Loud celebrities will open ESPN’s “GameDay” telecast Saturday at 9 a.m. The curtain won’t close on the Florida State-Clemson extravaganza until Sunday morning, or close to it. Someone will cue up Katy Perry’s “Roar” while fans mingle on the field and mouth “eye of the tiger” lyrics in celebration, or in sadness.

The real star power in the top five matchup is a compelling quarterback contrast, ideal for this long-awaited Atlantic Coast Conference clash.

Clemson’s Tajh Boyd is the battle-hardened senior with gaudy career statistics and a thinking man’s beard. He has been a big brother type to several teammates, including wide receiver Sammy Watkins.

Florida State’s Jameis Winston is the young gun, a strong-armed redshirt freshman one big performance away from Heisman Trophy favorite status. The Seminoles, it seems, lost EJ Manuel in the first round of the NFL draft and upgraded at quarterback.

“(Winston) plays older than he is,” Boyd said Tuesday.

Clemson head coach Dabo Swinney said the 6-4, 220-pound Winston “looks like a full grown man.”

Boyd is the consummate Big Man on Campus. He wore a “Details” T-shirt for a “SportsCenter” interview this week. In a separate interview with ESPN Radio, Scott Van Pelt wondered about Boyd’s confidence in Clemson going into this week’s game.

“Do you believe?” Van Pelt asked.

“Do you believe?” Boyd playfully shot back.

There are good reasons to trust Boyd and Winston.

Boyd has never lost to Florida State at Clemson (won 35-30 in 2011).

Winston has never lost, period (5-0 this season).

Boyd’s ‘big challenge’

The kid completed 25 of 27 passes for 356 yards and his first touchdown at Pittsburgh in his very first college game.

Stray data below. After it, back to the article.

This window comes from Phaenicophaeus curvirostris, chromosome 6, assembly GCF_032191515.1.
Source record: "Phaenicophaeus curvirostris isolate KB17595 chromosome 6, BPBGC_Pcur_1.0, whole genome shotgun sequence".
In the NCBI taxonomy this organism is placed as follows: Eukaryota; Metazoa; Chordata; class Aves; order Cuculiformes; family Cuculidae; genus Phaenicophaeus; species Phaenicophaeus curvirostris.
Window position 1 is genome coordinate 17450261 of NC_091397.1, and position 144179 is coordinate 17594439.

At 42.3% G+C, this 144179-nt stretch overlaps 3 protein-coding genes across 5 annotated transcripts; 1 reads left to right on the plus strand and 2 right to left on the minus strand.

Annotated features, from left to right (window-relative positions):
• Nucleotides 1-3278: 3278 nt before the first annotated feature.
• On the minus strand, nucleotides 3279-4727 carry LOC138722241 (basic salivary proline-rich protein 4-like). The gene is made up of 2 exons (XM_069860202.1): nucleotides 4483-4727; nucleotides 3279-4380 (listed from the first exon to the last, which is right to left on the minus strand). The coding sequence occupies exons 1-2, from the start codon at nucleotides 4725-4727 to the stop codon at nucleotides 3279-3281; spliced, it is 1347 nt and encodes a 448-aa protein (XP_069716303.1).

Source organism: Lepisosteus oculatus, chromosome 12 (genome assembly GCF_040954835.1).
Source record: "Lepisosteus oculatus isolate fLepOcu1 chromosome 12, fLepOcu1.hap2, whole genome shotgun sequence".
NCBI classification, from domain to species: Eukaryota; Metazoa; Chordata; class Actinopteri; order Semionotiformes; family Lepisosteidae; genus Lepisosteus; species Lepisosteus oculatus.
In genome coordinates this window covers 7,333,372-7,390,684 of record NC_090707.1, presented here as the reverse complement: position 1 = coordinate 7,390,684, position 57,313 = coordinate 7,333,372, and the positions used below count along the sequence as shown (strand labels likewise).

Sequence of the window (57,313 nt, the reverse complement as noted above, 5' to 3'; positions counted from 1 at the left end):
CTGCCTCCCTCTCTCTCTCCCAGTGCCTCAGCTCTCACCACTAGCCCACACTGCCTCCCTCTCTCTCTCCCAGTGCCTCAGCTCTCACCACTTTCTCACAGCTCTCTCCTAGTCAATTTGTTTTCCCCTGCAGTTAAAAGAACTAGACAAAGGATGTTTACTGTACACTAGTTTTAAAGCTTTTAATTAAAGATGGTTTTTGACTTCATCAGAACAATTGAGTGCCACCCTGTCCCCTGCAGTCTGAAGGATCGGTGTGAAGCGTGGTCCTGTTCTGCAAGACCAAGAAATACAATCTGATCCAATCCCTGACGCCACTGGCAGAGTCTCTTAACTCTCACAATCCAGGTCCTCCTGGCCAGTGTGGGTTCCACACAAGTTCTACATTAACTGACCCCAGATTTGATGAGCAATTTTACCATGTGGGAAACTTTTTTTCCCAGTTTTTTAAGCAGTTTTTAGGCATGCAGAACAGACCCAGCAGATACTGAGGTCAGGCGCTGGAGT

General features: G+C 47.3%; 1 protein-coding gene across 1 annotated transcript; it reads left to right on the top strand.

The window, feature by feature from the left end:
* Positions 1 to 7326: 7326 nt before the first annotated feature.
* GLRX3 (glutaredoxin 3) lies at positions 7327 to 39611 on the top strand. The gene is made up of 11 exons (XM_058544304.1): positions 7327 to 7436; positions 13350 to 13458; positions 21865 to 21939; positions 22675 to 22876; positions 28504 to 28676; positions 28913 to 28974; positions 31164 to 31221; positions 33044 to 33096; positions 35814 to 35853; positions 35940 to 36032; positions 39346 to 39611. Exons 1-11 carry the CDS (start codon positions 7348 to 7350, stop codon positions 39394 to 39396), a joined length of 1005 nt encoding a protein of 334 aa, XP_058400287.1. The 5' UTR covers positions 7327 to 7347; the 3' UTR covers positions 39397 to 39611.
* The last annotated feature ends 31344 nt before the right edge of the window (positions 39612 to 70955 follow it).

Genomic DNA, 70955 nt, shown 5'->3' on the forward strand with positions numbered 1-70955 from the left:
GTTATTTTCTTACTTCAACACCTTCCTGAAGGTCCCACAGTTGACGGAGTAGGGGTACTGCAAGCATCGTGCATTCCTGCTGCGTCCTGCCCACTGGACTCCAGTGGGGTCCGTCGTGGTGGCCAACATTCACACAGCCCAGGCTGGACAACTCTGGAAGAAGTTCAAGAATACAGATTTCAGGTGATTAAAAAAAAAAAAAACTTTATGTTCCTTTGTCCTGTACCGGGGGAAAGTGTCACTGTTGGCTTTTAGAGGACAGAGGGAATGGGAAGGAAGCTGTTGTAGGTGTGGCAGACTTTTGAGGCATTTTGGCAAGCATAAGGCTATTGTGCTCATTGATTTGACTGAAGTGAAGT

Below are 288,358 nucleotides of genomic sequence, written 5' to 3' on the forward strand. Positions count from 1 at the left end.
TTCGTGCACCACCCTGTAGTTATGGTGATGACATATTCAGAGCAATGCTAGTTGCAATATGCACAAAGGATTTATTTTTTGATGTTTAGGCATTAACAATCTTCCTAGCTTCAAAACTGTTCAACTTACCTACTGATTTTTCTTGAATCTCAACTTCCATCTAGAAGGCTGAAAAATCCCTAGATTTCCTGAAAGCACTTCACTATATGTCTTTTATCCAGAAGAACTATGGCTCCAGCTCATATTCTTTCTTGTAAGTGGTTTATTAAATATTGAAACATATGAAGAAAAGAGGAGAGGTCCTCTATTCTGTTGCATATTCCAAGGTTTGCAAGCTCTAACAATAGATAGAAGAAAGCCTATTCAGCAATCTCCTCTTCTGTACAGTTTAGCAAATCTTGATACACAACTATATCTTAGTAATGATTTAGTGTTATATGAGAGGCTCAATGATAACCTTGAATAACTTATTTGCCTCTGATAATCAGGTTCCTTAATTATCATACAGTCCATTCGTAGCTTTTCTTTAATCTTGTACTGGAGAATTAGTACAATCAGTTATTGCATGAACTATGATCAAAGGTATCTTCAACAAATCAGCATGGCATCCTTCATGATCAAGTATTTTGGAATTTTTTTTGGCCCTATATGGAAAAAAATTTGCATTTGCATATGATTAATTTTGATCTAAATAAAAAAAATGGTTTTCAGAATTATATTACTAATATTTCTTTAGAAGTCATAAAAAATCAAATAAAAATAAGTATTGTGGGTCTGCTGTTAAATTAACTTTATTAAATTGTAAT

The veteran led Clemson to back-to-back victories over top 10-ranked SEC teams (LSU in the Chick-fil-A Bowl, Georgia in the season opener).

Clemson at the ACC’s Operation Football in July received 102 votes in the Atlantic Division poll; Florida State got just 18.

But the Seminoles are a 3-point favorite, mostly because of the emergence of Winston, No. 2 in the nation in passing efficiency.

The serious scrutiny starts Saturday.

“Big challenge for our quarterback, because you’re not going to have guys running wide open,” Swinney said. “There’s going to be tight windows — tight, contested catches. And Tajh is going to have to play a great game.”

The contrast extends to strategy.

Brent Venables, a veteran defensive coordinator in his second season at Clemson, will try to baffle Winston will different coverages.

Florida State’s Jeremy Pruitt, in his first season as a defensive coordinator, prefers to aggressively press wide receivers. Pruitt learned plenty while coaching defensive backs for Nick Saban at Alabama.

The Seminoles’ defense is better than Georgia’s. It’s probably better than Clemson’s.

But Winston might lack the poise of Aaron Murray, and Venables and the Tigers found ways to frustrate the Georgia senior.

Winston already has played against Clemson, in baseball. He’s an outfielder and pitcher for the Seminoles baseball team.

Baseball as much as any sport, Swinney said, helps athletes develop “a thick skin.”

Jameis vs. Death Valley

Boyd, familiar with hostile crowds, gets the friendly confines this week.

Winston has won on the road this season. But Pittsburgh and Boston College are nothing like a sold-out Saturday night at Death Valley.

“It will be different for him here, but we’ll see how he handles it,” Boyd said. “I was in a similar situation and I was a year older as a redshirt sophomore, but going to play in different venues is always fun and always exciting. You never really know how it is until you actually step in that arena.”

Boyd says trash talking is always part of Clemson-Florida State games, though he was unable to identify the chattiest Seminoles.

“When you’re underneath that pile,” Boyd said, “you can’t particularly catch a number, but they’re all talking and saying stuff.”

Winston will get his share, too. But you get the feeling both quarterbacks can handle it.

Winston replaced EJ Manuel, a Buffalo Bills starter when he’s healthy.

Boyd just replaced NFL veteran Charlie Whitehurst as Clemson’s career passing leader.

Together, they might combine for 180 snaps Saturday night. It’s not over until Katy Perry sings.

Follow Gene Sapakoff on Twitter @sapakoff